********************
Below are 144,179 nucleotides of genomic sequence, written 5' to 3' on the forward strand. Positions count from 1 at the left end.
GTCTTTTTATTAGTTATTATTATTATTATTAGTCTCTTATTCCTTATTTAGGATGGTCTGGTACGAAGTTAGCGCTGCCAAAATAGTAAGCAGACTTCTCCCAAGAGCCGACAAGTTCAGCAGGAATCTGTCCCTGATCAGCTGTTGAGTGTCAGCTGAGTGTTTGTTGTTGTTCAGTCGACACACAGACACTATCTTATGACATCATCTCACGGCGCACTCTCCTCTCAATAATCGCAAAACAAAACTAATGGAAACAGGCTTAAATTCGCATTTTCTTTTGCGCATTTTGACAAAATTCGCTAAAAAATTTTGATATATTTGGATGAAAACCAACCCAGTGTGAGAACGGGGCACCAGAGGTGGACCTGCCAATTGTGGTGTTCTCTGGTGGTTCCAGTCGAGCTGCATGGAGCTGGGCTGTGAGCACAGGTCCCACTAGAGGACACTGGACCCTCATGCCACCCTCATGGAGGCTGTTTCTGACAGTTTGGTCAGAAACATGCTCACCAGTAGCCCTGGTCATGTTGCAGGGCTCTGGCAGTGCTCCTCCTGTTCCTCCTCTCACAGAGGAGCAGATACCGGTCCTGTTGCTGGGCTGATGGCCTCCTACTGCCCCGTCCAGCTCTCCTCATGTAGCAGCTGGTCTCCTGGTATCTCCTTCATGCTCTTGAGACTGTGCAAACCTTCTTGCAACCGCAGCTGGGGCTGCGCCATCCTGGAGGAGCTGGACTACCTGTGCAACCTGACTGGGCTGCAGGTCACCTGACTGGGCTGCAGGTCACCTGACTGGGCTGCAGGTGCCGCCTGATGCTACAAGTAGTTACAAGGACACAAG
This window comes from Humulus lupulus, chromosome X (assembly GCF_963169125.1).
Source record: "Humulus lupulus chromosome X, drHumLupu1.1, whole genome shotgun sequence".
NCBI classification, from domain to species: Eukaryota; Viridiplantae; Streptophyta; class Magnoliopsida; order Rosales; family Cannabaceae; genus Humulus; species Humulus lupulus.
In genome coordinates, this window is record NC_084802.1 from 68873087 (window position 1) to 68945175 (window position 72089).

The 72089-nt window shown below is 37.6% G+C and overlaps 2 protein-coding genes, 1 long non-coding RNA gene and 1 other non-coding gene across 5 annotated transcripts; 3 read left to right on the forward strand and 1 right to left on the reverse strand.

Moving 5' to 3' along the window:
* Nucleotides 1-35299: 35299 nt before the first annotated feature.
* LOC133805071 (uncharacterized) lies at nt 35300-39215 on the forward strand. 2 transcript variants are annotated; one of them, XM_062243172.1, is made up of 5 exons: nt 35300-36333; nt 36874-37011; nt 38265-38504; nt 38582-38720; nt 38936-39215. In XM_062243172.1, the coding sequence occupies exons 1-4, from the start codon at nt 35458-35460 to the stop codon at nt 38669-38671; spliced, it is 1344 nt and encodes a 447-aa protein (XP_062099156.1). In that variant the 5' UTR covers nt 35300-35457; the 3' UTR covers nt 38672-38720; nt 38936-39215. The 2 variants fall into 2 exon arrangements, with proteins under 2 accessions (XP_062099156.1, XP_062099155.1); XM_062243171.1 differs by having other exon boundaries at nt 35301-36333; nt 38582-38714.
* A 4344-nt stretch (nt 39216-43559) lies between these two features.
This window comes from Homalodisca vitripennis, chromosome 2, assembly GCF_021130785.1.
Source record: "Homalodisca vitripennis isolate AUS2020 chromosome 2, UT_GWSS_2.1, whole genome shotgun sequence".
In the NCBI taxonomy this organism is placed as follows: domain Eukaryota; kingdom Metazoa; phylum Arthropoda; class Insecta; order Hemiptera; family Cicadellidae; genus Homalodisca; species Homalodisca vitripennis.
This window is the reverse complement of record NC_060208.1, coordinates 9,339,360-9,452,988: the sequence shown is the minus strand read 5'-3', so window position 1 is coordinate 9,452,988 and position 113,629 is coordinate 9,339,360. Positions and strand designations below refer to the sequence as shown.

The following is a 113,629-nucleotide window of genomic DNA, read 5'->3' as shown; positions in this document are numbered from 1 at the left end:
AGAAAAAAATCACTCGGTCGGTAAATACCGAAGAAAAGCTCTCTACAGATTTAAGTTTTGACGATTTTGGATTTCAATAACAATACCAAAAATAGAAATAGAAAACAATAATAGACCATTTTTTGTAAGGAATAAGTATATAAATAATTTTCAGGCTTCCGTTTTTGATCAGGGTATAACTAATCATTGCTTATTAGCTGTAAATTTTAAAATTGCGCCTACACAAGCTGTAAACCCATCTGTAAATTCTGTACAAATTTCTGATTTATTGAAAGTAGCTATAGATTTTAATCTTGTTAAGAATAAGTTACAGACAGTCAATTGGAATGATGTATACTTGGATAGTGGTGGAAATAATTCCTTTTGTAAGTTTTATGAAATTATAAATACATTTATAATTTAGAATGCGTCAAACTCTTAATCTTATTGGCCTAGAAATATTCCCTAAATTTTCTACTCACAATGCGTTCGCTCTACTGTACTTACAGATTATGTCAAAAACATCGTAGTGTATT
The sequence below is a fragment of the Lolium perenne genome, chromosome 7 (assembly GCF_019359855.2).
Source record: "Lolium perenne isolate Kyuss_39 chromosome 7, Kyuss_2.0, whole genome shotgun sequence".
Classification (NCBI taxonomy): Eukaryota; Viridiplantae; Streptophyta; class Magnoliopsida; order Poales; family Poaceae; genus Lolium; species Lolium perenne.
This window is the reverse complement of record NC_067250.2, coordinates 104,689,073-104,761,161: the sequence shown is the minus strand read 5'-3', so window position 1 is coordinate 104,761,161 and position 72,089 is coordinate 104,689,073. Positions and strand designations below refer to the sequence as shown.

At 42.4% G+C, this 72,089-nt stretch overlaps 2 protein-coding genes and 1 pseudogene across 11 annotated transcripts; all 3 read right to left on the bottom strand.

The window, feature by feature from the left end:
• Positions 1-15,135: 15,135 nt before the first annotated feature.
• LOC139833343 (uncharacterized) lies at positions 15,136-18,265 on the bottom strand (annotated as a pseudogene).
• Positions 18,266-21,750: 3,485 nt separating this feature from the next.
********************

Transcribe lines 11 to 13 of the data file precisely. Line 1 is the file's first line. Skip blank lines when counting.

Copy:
* A 4344-nt stretch (nt 39216-43559) lies between these two features.
This window comes from Homalodisca vitripennis, chromosome 2, assembly GCF_021130785.1.
Source record: "Homalodisca vitripennis isolate AUS2020 chromosome 2, UT_GWSS_2.1, whole genome shotgun sequence".